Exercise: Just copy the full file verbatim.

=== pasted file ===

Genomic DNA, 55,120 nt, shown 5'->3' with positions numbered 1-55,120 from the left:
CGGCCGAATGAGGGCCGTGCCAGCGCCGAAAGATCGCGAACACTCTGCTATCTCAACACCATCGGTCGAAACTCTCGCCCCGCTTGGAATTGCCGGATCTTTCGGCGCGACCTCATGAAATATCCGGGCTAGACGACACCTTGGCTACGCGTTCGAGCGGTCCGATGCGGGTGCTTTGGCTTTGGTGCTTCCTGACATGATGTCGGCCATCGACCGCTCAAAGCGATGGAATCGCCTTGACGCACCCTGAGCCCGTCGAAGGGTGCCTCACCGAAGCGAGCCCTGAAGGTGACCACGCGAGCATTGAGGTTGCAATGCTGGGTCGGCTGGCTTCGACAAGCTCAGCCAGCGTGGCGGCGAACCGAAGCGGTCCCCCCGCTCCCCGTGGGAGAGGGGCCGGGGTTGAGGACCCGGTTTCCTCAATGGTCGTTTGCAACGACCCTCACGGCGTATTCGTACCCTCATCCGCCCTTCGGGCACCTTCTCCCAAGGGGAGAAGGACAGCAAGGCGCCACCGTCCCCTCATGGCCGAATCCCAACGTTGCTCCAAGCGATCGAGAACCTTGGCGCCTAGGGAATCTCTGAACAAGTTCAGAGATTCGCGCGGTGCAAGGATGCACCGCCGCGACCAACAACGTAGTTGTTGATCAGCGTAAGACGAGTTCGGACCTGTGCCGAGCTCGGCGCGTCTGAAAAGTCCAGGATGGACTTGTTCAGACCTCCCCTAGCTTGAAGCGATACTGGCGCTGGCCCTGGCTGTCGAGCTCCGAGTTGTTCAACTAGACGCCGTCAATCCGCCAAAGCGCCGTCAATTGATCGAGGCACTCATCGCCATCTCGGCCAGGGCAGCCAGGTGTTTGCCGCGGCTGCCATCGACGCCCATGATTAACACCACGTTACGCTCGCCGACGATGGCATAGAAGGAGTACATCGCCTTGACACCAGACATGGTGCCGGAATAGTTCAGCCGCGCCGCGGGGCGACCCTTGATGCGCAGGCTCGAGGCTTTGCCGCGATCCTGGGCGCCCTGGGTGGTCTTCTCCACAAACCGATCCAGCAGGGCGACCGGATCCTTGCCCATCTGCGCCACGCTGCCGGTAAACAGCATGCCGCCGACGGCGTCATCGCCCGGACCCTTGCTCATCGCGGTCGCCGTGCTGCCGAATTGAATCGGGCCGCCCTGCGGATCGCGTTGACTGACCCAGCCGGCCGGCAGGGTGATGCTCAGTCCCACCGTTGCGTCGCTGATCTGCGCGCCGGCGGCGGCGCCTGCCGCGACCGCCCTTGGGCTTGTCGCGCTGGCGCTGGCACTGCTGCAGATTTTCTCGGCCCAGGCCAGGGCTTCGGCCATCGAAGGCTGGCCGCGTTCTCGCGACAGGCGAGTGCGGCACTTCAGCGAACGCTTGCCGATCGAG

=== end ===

Genomic DNA, 55,120 nt, shown 5'->3' with positions numbered 1-55,120 from the left:
CGGCCGAATGAGGGCCGTGCCAGCGCCGAAAGATCGCGAACACTCTGCTATCTCAACACCATCGGTCGAAACTCTCGCCCCGCTTGGAATTGCCGGATCTTTCGGCGCGACCTCATGAAATATCCGGGCTAGACGACACCTTGGCTACGCGTTCGAGCGGTCCGATGCGGGTGCTTTGGCTTTGGTGCTTCCTGACATGATGTCGGCCATCGACCGCTCAAAGCGATGGAATCGCCTTGACGCACCCTGAGCCCGTCGAAGGGTGCCTCACCGAAGCGAGCCCTGAAGGTGACCACGCGAGCATTGAGGTTGCAATGCTGGGTCGGCTGGCTTCGACAAGCTCAGCCAGCGTGGCGGCGAACCGAAGCGGTCCCCCCGCTCCCCGTGGGAGAGGGGCCGGGGTTGAGGACCCGGTTTCCTCAATGGTCGTTTGCAACGACCCTCACGGCGTATTCGTACCCTCATCCGCCCTTCGGGCACCTTCTCCCAAGGGGAGAAGGACAGCAAGGCGCCACCGTCCCCTCATGGCCGAATCCCAACGTTGCTCCAAGCGATCGAGAACCTTGGCGCCTAGGGAATCTCTGAACAAGTTCAGAGATTCGCGCGGTGCAAGGATGCACCGCCGCGACCAACAACGTAGTTGTTGATCAGCGTAAGACGAGTTCGGACCTGTGCCGAGCTCGGCGCGTCTGAAAAGTCCAGGATGGACTTGTTCAGACCTCCCCTAGCTTGAAGCGATACTGGCGCTGGCCCTGGCTGTCGAGCTCCGAGTTGTTCAACTAGACGCCGTCAATCCGCCAAAGCGCCGTCAATTGATCGAGGCACTCATCGCCATCTCGGCCAGGGCAGCCAGGTGTTTGCCGCGGCTGCCATCGACGCCCATGATTAACACCACGTTACGCTCGCCGACGATGGCATAGAAGGAGTACATCGCCTTGACACCAGACATGGTGCCGGAATAGTTCAGCCGCGCCGCGGGGCGACCCTTGATGCGCAGGCTCGAGGCTTTGCCGCGATCCTGGGCGCCCTGGGTGGTCTTCTCCACAAACCGATCCAGCAGGGCGACCGGATCCTTGCCCATCTGCGCCACGCTGCCGGTAAACAGCATGCCGCCGACGGCGTCATCGCCCGGACCCTTGCTCATCGCGGTCGCCGTGCTGCCGAATTGAATCGGGCCGCCCTGCGGATCGCGTTGACTGACCCAGCCGGCCGGCAGGGTGATGCTCAGTCCCACCGTTGCGTCGCTGATCTGCGCGCCGGCGGCGGCGCCTGCCGCGACCGCCCTTGGGCTTGTCGCGCTGGCGCTGGCACTGCTGCAGATTTTCTCGGCCCAGGCCAGGGCTTCGGCCATCGAAGGCTGGCCGCGTTCTCGCGACAGGCGAGTGCGGCACTTCAGCGAACGCTTGCCGATCGAG